(The images below illustrate how precisely the light can be controlled with various numbers of dimming zones, and the poll includes a rough indication of how they may affect the monitor’s price.)

How many backlight dimming zones does your dream monitor have?

  • 500 dimming zones zoomed
  • 1000 dimming zones zoomed
  • 1500 dimming zones zoomed
  • 2000 dimming zones zoomed
  • 3000 dimming zones zoomed

0 voters

7.

LED backlights can be particularly bright. Combined with local dimming zones, this can create exceptionally bright highlights of well over 1400cd/m². However, since LCD panels of any type rely on blocking the backlight’s light to only let through the desired color and intensity of light, the darker areas of the screen are generally not perfectly black.

Emissive technologies such as OLED on the other hand, do not rely on a backlight at all: each pixel generates its own light. As such, if an OLED panel needs to display black, it can simply ‘turn off’ the pixel, which leads to exceptionally dark blacks. However, the organic nature of this technology makes it more susceptible to ‘burn-in’, where prolonged exposure to high power deteriorates the light-emitting components. To combat this reduced longevity, the maximum brightness is often much lower than that of a high-end LCD panel.

Which extreme does your dream monitor excel at?

  • Brighter highlights are more important than deeper blacks.
  • Deeper blacks are more important than brighter highlights.

0 voters

8.

To illustrate the differences we described in the previous question, let’s have a closer look at some of the different VESA DisplayHDR standards. Note how the standard for LCD panels requires an over three times higher maximum brightness. But in contrast, the standard for OLED panels requires its blacks to be forty times as dark!

Display type Standard Maximum brightness Maximum black level
LCD DisplayHDR 1400 1400cd/m² 0.02cd/m²
OLED DisplayHDR True Black 400 400cd/m² 0.0005cd/m²

There are other details, as well as additional certifications, set forth in the DisplayHDR standard. If you want a more complete and in-depth explanation, we can recommend this excellent article on Rtings. For this question, at the same price point, which of these two specifications most match your dream monitor?

Which of these two specifications most closely matches your dream monitor?

  • IPS, 2000-zone mini-LED backlight, DisplayHDR 1400
  • OLED, DisplayHDR True Black 400

0 voters

9.

‘High-speed performance’ represents features like high refresh rate and low response time.
‘Image quality’ encompasses features such as wide color gamut or high color accuracy.

What is your dream monitor best at?

  • Exceptional high-speed performance at all costs
  • Great high-speed performance, some attention to image quality
  • A balance between high-speed performance and image quality
  • Great image quality, some attention to high-speed performance
  • Exceptional image quality at all costs

0 voters

10.

Finally, we’d like to ask about features that you think are important --or unimportant-- in a monitor. Which ports do you absolutely need? Do you care about variable refresh rate tech or built-in conveniences?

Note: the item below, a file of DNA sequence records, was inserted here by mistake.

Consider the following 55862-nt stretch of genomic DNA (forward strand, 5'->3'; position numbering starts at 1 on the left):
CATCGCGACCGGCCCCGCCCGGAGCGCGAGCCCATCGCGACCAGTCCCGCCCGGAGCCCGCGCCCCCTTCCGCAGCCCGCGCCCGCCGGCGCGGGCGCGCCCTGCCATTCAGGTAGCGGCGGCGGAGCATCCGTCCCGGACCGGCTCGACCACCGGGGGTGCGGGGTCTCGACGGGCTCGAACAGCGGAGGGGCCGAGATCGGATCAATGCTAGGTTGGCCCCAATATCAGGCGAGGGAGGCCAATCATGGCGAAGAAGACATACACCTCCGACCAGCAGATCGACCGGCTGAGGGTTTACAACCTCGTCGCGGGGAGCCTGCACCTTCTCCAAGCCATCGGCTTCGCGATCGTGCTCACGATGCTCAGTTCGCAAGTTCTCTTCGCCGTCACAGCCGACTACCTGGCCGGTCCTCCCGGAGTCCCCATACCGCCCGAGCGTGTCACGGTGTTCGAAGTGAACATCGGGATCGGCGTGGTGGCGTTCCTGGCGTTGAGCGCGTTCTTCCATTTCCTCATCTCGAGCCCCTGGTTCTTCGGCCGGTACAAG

Which features are the most important in your dream monitor?

  • High refresh rate
  • Fast response time
  • High contrast
  • High resolution / high pixel density
  • Accurate colors
  • HDMI video input
  • DisplayPort video input
  • USB Type-C video input
  • High maximum brightness
  • Deep dark blacks
  • Variable refresh rate support (G-SYNC, FreeSync, Adaptive Sync)
  • Multiple video inputs
  • Wide color gamut
  • Large size
  • Effective motion blur reduction
  • Device charging over USB Type-C
  • Diffusion of environmental reflections (matte surface)
  • Built-in USB hub
  • Built-in KVM switch

0 voters

Which features are the least important in your dream monitor?

  • High refresh rate
  • Fast response time
  • High contrast
  • High resolution / high pixel density
  • Accurate colors
  • HDMI video input
  • DisplayPort video input
  • USB Type-C video input
  • High maximum brightness
  • Deep dark blacks
  • Variable refresh rate support (G-SYNC, FreeSync, Adaptive Sync)
  • Multiple video inputs
  • Wide color gamut
  • Large size
  • Effective motion blur reduction
  • Device charging over USB Type-C
  • Diffusion of environmental reflections (matte surface)
  • Built-in USB hub
  • Built-in KVM switch

0 voters

Is there anything else about your dream monitor that we should know?

Leave your comment below!

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13 Likes

Y’all don’t know the joy of a 32:9 double-wide curved monitor.

The only major caveat is that not all games properly support aspect ratios that wide, but the real-estate for multi-tasking and productivity is glorious! And for games that do support that resolution, the immersion factor is like nothing else outside of VR.

One of the more interesting (and positive) things that came out of the pandemic is that a lot of companies are far more open to their employees working from home part time.

It would be great for Eve to make the perfect work/play monitor:

  • Work
    • Lots of screen real estate.
    • Colour accuracy for web development.
    • Single cable USB-C to connect and charge the work laptop.
  • Play
    • Bright output with lots of dimming zones for watching video.
    • High refresh rate, fast pixel response and VRR for games.
  • Solid USB hub for sharing keyboard / mouse / USB audio between both setups.
  • Styling that doesn’t make your work area look l33t g4m3r d00d. (Sorry!)

There’s monitors on the market that cater for gamers, and monitors that cater for productivity, but not a lot that caters for both. The Spectrum 4K is pretty good, but it’s definitely not perfect. I think Eve can do better!